There was a time when poetry was viewed as the highest literary art form in human history. It was for about five minutes a few centuries ago. Ever since, poetry is a lot like football: Many try, few are any good, fewer still are good enough to go pro. Not that this has stopped “sensitive” people around the world from trying to be poets, of course, but now they might have new competition in the doggerel stakes: Computers.
The basic idea of Bot or Not comes out of, what else, a graduate thesis: Oscar Schwartz is investigating whether or not computers can write poetry. Part of that thesis was developing a website that has humans analyze verse from computers and verse from humans to see if you can tell them apart.
It’s not really a question of quality, so much, because most of the poems are awful. Take this gem:
Never fled, and there to thought’s, my boast, without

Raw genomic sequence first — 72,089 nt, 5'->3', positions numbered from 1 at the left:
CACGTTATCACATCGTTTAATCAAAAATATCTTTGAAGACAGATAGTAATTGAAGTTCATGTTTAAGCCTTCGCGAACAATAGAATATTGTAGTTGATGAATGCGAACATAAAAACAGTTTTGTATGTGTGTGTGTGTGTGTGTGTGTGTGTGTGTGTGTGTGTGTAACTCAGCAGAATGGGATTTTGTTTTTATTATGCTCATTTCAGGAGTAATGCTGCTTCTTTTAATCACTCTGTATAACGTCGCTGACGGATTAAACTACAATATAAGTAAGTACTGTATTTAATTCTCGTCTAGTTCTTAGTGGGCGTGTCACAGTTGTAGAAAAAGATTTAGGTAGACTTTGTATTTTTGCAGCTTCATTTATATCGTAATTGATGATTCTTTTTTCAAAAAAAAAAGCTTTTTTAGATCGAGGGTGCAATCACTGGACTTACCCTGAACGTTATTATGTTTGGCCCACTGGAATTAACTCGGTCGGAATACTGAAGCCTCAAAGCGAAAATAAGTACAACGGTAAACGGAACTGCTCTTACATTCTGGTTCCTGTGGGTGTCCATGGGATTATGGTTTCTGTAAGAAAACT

One on a ring of men, three as finishing
Fate all bare sense of thee how hastily.
Oh may keep one thought of grave-damps o’er,
Some terrible 18th-century poet “revived” by a desperate grad student who needs a thesis subject? Nope. Computer.
Part of the fascinating of clicking through is discovering, first of all, that while some poems are pretty easy to spot, others are tough to call, and you’re not alone. Schwartz is using fairly standard “poetry generators” online to create these robotic poems, and yet most of the time, they turn out to be a coin flip for most people.
Secondly, man, people can write a lot of terrible poetry. A few of these will have you wondering if you’ve blundered into an open mic transcription by mistake. If you want to hone your skills and force Terminators to read you poetry to identify themselves, try your skills at Bot or Not.